Another once-promising Alzheimer's treatment goes down the tubes

Illustration for article titled Another once-promising Alzheimer's treatment goes down the tubes

It's bad enough news that Eli Lilly & Co. pulled the plug on an experimental Alzheimer's Disease drug, semagacestat, after dreadful clinical trials. But Lilly's failure makes it more likely Alzheimer's treatment research has been going down a blind alley.

It's been over a hundred years since Alois Alzheimer first discovered excess proteins in the brains of people with senile dementia, in autopsies. We now know there are two types of proteins that show up — there are plaques, made out of a protein called beta-amyloid, which clog up the brains of Alzheimer's sufferers, and then there are "tangles" of a protein called tau, which are found in the neurons of Alzheimer's brains. For years now, drug companies have been pouring all of their resources into creating drugs that reduce the beta-amyloid plaques. Some researchers argued that tau tangles were more important, and a newer generation of drugs will target Tau more than beta-amyloid.

The good news is that drugs that reduce beta-amyloid plaques do seem to reduce Tau tangles as well, as researchers announced jubilantly at last month's Alzheimer's conference.


The bad news is that Lilly's failed drug, which targets beta-amyloid plaques, didn't improve patients' cognition at all, and it actually reduced the patients' ability to perform daily activities. And the early indications are that other drugs in the pipeline that focus on beta-amyloid plaques may not be any more successful. One of the leading contenders, Pfizer and Johnson & Johnson's bapineuzumab, showed a clear reduction in beta-amyloid plaques (and tau tangles), but failed to demonstrate any clear improvement in mental functioning, according to a March 1 study.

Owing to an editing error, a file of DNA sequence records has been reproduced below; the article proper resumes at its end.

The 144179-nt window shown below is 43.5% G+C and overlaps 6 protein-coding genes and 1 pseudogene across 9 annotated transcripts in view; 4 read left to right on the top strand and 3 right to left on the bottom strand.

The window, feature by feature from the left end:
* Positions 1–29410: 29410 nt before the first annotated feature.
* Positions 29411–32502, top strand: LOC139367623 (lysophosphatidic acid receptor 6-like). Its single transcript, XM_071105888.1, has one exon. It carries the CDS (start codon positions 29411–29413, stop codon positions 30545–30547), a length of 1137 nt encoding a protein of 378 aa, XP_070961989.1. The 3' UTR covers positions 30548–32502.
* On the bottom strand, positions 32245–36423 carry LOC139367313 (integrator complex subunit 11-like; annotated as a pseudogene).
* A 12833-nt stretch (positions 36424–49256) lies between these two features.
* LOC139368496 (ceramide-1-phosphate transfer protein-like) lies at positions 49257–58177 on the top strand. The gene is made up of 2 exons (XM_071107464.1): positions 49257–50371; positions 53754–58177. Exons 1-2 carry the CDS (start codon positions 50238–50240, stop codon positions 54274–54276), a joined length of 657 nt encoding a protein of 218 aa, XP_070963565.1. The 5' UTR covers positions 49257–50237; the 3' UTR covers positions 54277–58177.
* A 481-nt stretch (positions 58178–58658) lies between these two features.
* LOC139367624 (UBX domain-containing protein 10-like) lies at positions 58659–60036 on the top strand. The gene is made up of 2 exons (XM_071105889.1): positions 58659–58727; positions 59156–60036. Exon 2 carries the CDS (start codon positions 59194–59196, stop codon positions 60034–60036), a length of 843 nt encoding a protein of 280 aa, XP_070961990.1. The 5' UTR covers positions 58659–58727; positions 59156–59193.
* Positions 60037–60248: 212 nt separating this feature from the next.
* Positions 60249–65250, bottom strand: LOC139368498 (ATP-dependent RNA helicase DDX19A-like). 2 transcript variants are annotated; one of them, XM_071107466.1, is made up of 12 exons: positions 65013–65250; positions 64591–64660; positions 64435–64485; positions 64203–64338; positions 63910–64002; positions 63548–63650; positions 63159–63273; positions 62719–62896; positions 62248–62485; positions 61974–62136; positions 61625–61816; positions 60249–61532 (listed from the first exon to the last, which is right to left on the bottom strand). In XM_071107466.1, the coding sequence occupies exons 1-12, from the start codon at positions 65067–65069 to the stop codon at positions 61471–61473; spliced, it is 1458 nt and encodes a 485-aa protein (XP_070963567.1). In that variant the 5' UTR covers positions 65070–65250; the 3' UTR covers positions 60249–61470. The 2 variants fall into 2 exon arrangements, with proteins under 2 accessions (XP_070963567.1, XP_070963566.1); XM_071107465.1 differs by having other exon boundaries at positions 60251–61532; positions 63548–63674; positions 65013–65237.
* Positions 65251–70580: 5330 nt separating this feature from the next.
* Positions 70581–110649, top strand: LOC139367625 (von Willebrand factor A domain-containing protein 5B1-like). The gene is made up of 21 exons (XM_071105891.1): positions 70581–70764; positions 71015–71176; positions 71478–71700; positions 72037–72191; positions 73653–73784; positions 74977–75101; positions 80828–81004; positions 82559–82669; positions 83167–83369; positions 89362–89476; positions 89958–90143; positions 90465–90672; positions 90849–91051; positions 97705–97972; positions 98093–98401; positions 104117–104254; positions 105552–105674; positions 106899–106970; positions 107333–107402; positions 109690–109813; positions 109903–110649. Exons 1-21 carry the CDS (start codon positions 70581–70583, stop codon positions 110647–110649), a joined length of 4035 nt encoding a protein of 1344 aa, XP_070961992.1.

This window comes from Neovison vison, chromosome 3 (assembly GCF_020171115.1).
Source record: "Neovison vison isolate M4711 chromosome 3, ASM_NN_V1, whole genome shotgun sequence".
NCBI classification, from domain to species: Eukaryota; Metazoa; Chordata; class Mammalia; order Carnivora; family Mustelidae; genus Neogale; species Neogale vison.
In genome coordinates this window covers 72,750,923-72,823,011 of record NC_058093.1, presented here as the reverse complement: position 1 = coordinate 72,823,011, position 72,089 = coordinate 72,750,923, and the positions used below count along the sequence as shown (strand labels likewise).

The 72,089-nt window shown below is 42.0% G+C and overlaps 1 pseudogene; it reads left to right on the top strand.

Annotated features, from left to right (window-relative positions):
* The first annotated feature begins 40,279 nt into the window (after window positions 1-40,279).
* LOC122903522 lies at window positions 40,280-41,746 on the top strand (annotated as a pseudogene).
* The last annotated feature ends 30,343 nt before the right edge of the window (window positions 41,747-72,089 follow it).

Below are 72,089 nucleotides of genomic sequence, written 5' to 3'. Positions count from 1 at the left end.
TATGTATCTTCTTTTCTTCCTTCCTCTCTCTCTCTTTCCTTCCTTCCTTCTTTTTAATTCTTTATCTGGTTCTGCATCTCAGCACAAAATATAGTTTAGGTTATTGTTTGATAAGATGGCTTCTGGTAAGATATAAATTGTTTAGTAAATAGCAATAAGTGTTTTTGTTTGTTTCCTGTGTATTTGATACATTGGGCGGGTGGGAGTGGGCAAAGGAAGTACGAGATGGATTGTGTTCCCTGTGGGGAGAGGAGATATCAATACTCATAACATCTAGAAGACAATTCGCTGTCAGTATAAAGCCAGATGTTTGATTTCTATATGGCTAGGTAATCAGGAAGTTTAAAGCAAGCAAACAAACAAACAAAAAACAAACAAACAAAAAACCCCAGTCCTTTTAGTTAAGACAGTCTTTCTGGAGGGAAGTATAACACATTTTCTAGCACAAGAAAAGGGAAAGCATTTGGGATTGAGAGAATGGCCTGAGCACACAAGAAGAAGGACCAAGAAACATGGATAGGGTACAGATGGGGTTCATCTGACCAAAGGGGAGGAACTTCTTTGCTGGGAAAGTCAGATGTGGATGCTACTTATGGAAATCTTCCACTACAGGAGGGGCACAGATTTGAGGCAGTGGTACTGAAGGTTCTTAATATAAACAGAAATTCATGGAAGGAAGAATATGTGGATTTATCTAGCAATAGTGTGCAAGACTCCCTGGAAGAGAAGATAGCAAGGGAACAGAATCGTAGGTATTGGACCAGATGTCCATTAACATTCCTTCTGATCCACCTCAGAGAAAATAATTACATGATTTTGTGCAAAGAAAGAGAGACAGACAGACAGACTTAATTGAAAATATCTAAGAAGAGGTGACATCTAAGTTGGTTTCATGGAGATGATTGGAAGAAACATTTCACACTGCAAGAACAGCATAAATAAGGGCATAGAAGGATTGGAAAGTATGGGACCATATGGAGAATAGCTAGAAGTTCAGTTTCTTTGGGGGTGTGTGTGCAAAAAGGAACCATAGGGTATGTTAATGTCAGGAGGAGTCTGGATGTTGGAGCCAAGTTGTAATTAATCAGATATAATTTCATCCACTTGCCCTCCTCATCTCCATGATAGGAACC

Dr. Gary Kennedy, director of geriatric psychiatry at Montefiore Medical Center in New York City, put it most succinctly at the July Alzheimer's conference, when he said both beta-amyloid and tau "may be manifestations of the disease and not its origin."

Dr. Allen Roses, director of the Deane Drug Discovery Institute at Duke University Medical Center, tells Bloomberg:

Alzheimer's research has overemphasized the amyloid hypothesis for a very long time. When the leading candidates for Alzheimer's disease appear to fail for one reason or another, to me it's simply evidence that the hypothesis is not right.


Bloomberg also did talk to some other people who stand by the "amyloid hypothesis," and a few drug companies continue to push forward with drugs that target beta-amyloid, including bapineuzumab.

Unfortunately, because of the long lead time involved in drug development, even as it starts looking more likely that focusing on these proteins may have been a mistake, it could still take several years before we start seeing new experimental drugs that are based on a different approach. The good news: researchers think they've isolated just four genes that are linked to half the cases of Alzheimer's, and drugs that target those genes might show more promise. [Bloomberg]


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I heard recently, that in studies of Alzheimer's and similar disorder patients, there are symptoms that show up early in life. Maybe it is just too late to treat the late stage symptoms when they show up? I am no doctor or researcher. Just thinking.